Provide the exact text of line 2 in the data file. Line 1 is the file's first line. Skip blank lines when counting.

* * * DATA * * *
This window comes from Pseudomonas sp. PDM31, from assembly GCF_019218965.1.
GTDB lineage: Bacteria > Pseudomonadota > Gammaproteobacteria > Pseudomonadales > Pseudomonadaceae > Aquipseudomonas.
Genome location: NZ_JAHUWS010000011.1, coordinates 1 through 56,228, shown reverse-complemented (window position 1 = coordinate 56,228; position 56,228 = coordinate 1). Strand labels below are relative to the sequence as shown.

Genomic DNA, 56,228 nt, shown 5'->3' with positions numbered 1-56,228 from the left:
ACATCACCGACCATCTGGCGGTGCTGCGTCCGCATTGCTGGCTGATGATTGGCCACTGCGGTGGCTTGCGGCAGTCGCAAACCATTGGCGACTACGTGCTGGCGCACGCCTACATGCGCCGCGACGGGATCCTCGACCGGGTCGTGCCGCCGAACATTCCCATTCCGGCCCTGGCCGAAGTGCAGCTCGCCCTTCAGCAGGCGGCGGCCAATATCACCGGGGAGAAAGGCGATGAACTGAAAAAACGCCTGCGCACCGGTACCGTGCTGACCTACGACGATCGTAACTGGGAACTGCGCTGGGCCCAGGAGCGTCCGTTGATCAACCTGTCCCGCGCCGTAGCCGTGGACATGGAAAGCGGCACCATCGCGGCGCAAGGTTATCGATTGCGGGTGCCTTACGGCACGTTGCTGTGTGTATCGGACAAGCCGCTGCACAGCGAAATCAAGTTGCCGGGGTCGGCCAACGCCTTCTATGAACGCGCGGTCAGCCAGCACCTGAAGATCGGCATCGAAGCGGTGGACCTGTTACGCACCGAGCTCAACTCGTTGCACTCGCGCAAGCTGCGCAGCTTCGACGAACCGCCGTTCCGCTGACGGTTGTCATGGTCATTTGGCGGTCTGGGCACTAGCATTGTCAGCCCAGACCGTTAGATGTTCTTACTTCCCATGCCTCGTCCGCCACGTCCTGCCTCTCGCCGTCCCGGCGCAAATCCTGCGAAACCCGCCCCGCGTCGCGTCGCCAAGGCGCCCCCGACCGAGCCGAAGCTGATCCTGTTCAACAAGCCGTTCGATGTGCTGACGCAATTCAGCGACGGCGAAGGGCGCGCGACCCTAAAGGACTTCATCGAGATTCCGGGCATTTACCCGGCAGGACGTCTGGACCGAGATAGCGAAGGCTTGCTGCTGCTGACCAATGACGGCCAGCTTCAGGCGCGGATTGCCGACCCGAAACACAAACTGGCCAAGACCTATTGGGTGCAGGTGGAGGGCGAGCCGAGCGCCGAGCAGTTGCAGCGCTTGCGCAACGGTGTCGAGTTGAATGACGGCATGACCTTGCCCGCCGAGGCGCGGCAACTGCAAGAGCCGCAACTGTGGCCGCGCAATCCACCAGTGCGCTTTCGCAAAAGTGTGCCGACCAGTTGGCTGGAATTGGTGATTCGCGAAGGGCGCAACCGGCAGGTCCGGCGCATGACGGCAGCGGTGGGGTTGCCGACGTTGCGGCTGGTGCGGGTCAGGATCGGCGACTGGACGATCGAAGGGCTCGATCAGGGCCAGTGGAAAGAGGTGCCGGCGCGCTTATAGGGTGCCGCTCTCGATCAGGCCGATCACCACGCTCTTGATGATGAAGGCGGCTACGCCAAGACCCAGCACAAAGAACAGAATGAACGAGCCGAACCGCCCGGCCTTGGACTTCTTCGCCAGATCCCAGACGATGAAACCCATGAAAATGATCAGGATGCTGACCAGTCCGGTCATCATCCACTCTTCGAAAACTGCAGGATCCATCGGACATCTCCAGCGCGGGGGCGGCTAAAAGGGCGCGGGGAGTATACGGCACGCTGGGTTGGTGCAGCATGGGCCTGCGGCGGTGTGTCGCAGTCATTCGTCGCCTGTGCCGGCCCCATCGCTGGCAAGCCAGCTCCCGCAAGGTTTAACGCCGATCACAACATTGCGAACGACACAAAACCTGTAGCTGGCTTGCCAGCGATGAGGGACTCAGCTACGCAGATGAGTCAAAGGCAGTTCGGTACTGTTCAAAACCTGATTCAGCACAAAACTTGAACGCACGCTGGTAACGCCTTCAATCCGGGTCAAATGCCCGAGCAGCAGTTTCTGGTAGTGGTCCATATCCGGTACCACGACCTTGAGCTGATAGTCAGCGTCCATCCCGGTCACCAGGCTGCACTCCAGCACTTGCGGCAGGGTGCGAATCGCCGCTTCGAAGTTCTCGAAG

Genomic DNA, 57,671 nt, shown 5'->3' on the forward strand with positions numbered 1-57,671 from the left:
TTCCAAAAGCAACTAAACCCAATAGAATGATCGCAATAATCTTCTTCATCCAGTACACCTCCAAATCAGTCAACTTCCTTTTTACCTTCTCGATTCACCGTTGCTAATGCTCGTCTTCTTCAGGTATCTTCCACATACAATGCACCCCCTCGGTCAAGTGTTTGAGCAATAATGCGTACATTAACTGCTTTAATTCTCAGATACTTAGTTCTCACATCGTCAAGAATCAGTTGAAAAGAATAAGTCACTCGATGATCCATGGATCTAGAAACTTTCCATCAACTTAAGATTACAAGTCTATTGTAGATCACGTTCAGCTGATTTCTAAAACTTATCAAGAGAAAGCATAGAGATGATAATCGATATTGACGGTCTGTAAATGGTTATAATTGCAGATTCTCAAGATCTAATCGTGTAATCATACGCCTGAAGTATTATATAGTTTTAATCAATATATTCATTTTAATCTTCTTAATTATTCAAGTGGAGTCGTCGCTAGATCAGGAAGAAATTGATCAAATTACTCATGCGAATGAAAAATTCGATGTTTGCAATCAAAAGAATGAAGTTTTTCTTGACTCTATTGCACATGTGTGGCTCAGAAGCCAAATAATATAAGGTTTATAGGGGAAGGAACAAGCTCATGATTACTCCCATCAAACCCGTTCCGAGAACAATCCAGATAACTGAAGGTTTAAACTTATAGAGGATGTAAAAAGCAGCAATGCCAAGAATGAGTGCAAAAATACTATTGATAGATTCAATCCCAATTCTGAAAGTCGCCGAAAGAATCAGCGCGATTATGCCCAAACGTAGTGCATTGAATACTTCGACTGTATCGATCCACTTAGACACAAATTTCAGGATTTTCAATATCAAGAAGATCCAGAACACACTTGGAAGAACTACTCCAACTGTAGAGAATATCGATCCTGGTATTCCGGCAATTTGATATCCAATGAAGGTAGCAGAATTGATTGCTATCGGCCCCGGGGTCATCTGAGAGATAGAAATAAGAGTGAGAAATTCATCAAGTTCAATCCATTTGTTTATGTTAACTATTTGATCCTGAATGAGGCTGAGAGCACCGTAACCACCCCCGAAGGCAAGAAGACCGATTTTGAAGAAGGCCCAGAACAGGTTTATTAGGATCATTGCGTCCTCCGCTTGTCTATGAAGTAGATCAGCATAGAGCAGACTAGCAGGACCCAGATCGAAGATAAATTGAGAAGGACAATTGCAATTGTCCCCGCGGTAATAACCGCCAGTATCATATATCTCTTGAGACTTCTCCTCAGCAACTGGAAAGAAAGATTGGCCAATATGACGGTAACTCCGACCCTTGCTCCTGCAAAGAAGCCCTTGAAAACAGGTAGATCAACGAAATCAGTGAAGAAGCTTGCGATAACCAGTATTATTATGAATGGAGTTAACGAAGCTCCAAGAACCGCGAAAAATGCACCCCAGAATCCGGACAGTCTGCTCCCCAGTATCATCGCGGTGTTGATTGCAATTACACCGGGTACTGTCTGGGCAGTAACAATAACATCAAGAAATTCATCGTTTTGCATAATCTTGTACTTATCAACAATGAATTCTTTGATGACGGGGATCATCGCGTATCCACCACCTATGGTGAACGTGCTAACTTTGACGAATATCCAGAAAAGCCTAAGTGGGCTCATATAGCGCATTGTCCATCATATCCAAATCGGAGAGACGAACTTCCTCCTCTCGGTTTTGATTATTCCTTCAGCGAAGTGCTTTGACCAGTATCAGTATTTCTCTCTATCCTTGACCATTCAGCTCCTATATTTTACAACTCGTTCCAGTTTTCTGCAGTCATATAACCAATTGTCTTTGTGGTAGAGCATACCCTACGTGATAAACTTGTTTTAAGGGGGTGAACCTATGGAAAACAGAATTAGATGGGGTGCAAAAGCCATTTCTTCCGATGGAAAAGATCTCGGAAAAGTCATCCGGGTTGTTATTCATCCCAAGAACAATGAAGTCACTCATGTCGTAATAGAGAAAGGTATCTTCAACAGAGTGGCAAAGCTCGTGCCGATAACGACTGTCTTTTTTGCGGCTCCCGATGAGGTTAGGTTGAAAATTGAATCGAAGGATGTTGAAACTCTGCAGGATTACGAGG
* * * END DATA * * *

GTDB lineage: Bacteria > Pseudomonadota > Gammaproteobacteria > Pseudomonadales > Pseudomonadaceae > Aquipseudomonas.